On K’naan, Shakira and the World Cup
Democracy Now is the best independently produced, investigative news programme airing on radio and television daily in America. Host Amy Goodman and team are far better than any of the stooges reading and “reporting” news in the corporate media. They are worth ten times Rush Limbaugh’s weight in platinum. It was on their Friday morning broadcast that I heard about about the K’naan controversy.
K’naan is a Canadian rapper from Somalia. His track, “Wavin’ Flag”, from his album “Troubadour”, was chosen as an official world cup anthem. Coca Cola, one of the corporate sponsors of the event, asked him to rewrite some lyrics of the song which they deemed to be not in keeping with their image. The offending lyrics goes as follows: “Somalia, a violent, poor people zone. People struggling, fighting to eat.” First of all, I must say that I am surprised he actually wrote those lyrics at all. Younger immigrants, it seems, have less of a hang up about telling the truth about what is going on in Africa.
I always remember hearing immigrants my age, or older, lying to Americans to project a false facade over reality, saying this thing, or that thing, does not happen in Africa. Even today, people are labeled afro-pessimists if they point out current evils and contradictions on the ground. Anyway, I had “heard” the song before but you know how it is when you don’t pay attention to music that does not interest you: you hardly ever notice what is being said. K’naan agreed to rewrite the song and immediately went on the offensive against expected criticisms of selling out.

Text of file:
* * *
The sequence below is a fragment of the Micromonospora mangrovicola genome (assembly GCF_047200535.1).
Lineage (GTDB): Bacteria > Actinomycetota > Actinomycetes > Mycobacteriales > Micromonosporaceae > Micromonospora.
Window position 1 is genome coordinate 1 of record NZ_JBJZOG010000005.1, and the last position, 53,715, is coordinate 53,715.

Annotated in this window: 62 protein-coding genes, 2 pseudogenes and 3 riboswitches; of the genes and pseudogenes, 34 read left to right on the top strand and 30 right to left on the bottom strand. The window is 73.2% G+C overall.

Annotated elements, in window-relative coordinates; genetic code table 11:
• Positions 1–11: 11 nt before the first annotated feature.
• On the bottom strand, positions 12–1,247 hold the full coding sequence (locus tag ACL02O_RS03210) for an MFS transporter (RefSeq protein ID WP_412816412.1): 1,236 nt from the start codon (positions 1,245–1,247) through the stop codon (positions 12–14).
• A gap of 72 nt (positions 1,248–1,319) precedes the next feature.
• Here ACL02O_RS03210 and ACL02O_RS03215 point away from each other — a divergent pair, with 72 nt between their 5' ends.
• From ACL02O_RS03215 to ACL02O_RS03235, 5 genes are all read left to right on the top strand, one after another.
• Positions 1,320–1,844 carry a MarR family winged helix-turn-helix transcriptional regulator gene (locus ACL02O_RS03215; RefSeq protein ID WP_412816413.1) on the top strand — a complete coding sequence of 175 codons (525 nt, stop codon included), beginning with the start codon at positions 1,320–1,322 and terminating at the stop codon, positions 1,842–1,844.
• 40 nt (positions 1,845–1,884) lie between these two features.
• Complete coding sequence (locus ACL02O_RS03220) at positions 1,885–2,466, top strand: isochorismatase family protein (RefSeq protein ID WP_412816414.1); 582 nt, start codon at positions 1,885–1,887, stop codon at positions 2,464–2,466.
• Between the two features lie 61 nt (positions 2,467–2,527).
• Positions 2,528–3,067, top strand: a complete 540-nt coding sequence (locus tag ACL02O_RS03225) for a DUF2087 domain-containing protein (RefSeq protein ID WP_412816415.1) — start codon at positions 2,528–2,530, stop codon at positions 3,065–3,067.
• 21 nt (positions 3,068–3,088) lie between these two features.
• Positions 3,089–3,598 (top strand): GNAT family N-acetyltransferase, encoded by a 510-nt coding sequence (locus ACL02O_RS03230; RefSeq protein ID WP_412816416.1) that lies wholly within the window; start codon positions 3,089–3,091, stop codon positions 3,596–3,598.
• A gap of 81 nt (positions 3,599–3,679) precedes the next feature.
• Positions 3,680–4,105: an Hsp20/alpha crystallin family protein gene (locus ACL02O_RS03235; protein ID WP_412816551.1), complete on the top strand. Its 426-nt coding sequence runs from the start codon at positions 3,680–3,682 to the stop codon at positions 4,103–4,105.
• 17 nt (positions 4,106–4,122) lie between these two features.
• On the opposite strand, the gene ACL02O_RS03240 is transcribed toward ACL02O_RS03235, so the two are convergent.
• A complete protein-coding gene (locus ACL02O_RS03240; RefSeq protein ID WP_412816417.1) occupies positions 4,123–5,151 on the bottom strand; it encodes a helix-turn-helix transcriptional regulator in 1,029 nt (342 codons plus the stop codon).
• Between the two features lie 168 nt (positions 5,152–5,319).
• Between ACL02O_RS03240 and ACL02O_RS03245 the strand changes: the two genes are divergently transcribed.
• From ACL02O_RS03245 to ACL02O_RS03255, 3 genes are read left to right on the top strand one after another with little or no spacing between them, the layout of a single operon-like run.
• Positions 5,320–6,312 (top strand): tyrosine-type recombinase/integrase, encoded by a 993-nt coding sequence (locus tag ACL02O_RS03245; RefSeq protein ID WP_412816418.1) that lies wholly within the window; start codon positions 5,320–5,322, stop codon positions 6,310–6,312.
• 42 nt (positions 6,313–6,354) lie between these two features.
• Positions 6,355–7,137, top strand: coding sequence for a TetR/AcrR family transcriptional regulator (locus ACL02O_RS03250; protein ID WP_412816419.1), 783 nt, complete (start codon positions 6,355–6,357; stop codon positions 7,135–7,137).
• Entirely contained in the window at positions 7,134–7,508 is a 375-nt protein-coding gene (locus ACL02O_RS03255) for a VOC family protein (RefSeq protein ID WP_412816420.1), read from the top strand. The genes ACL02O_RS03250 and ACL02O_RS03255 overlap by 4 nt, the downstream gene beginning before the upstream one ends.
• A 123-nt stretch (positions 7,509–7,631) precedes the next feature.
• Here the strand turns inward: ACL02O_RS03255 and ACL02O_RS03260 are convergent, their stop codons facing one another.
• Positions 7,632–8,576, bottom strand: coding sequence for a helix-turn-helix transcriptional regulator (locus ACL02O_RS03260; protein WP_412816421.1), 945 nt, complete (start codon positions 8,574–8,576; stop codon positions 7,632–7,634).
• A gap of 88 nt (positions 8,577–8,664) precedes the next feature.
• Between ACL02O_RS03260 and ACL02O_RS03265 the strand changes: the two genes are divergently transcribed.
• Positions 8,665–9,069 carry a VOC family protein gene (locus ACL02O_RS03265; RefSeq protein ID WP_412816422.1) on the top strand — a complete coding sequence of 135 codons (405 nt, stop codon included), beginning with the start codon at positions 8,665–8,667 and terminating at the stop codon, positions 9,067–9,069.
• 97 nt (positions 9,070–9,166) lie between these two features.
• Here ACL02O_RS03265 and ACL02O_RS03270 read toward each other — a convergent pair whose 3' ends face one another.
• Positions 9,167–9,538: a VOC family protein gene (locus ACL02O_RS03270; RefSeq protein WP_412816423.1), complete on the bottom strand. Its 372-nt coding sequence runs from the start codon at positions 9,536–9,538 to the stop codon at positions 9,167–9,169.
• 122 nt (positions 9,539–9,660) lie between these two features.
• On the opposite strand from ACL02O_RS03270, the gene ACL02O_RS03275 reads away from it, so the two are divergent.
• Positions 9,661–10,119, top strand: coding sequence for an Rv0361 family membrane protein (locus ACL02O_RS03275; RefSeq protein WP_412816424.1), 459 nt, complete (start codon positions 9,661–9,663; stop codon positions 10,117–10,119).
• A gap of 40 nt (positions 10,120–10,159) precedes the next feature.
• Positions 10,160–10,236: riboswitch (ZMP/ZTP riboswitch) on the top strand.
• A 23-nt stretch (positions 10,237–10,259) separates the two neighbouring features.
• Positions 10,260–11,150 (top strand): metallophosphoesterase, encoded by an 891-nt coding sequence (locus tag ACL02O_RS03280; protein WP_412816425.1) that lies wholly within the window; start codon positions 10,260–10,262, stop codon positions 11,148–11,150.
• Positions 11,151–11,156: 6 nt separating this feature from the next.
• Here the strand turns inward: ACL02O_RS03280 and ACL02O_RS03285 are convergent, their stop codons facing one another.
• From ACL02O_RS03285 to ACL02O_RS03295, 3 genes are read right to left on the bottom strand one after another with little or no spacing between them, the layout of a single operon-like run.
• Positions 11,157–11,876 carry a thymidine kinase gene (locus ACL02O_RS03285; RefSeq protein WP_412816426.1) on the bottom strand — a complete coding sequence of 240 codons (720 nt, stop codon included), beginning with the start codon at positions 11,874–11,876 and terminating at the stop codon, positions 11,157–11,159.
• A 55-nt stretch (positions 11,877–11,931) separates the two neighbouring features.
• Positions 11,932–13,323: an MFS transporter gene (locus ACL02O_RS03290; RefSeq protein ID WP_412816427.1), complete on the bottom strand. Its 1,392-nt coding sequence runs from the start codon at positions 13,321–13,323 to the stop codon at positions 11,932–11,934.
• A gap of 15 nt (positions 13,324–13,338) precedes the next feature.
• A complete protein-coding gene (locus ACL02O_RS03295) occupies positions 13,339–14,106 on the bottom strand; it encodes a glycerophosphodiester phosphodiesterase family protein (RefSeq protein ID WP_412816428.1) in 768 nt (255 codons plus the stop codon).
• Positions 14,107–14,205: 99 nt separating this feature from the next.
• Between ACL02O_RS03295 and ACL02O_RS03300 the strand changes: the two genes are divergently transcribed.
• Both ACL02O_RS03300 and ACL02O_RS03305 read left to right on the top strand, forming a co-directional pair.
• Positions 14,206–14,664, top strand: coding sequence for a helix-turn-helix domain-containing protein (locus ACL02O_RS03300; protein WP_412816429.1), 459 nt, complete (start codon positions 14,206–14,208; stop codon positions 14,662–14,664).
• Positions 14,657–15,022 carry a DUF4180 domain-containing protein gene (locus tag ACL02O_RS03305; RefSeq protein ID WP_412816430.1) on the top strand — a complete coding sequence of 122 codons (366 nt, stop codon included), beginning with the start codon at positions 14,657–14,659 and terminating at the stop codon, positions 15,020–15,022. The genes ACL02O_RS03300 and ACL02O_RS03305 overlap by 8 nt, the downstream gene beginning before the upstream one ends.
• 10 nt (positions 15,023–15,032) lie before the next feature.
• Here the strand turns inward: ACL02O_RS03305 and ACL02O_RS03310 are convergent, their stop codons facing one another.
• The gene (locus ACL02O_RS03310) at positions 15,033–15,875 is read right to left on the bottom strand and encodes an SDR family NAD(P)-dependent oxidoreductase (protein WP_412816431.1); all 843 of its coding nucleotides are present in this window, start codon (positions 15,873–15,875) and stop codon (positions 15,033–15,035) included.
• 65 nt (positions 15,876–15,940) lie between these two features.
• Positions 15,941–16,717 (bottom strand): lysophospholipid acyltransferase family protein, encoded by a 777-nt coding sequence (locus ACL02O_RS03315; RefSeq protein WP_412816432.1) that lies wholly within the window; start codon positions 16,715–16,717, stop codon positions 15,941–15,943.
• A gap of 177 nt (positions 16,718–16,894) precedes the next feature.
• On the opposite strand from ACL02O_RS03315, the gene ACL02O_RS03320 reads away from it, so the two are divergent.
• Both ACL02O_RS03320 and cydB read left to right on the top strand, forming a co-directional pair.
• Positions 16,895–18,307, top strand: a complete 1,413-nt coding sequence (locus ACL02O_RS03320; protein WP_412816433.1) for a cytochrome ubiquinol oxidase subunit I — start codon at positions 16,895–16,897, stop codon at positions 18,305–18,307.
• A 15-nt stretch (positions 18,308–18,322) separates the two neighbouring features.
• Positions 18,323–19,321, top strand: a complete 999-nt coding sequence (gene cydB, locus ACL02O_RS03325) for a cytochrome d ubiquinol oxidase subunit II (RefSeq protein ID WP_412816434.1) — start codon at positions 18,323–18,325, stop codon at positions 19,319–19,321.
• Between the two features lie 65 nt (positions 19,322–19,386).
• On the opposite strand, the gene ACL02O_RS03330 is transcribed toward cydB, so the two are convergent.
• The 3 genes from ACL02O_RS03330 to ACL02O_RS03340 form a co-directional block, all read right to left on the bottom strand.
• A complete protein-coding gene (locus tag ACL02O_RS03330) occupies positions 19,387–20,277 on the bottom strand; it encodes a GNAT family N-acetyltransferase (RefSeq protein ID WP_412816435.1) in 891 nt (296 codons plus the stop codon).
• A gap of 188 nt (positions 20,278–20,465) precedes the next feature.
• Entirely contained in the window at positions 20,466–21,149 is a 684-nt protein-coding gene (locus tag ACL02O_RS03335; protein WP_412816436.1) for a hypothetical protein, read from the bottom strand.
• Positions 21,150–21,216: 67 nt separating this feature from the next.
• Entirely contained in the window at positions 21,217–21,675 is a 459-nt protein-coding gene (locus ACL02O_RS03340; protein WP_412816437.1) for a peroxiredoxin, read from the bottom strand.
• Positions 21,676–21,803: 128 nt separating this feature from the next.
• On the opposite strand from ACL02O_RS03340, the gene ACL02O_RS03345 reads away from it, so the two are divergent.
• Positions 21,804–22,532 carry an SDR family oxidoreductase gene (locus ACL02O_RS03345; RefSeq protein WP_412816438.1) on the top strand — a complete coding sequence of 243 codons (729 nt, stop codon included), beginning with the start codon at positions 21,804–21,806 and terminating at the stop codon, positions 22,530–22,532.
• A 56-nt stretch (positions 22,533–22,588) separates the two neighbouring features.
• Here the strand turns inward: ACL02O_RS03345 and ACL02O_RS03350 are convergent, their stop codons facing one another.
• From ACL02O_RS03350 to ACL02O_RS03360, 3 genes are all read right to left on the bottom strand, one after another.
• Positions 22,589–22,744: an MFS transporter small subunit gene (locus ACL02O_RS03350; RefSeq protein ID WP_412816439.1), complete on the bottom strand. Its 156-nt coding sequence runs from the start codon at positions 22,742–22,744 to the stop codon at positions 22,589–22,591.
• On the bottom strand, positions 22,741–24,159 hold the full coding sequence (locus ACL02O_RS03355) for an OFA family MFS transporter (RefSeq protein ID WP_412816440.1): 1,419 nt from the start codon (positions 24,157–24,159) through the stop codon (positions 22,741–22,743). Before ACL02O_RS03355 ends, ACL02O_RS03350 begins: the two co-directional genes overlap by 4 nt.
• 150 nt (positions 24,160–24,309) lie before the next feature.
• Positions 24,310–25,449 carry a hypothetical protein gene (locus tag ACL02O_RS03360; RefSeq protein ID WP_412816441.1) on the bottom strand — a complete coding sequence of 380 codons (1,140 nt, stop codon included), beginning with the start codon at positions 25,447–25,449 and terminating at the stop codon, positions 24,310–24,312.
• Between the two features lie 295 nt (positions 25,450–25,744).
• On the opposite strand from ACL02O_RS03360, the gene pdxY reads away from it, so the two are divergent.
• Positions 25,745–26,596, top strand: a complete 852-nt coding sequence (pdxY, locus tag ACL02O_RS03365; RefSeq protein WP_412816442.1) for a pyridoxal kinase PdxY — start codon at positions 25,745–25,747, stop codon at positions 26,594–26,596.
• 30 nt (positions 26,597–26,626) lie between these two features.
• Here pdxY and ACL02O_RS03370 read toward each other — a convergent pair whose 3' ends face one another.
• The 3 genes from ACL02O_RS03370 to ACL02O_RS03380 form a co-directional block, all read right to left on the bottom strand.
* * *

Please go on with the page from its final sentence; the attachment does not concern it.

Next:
In a related matter, the fallout from the Shakira and Sony Music plagiarism scandal may have turned out positively for the aggrieved party; the Cameroonian group Golden Sounds. In case you did not know, the official anthem of the World Cup is a song by Shakira entitled “Waka Waka“. It is a direct lift of a previously released song by the Golden Sounds. At first, Shakira and her record label; Sony, did not want to acknowledge the theft of the song, but a firestorm of negative publicity in cyberspace brought their egg-splattered faces to the negotiating table. It also appears that pressure caused them to cut a new [but still not official] version of the song with the South African pop group, Freshly Ground.
The Sony publicity now presents the new version as Shakira featuring Freshly Ground. Indeed, the initial controversy surrounding the official anthem was that the honour was given to Shakira in the first place. Thousands expressed the sentiment in cyberspace and in the continental media that the opportunity should have been given to an African artist. However, people with longer memories will recall that Youssou N’dour sang the official anthem of a previous World Cup. Anyway, with regards to the Shakira controversy and others like it, Camerounian blogger, Dibussi Tandé, discusses such occurrences in his latest blog entry in terms of historical theft of African intellectual property.
I don’t have any clear opinion about these but if you care, one way or the other, your comments are welcome below.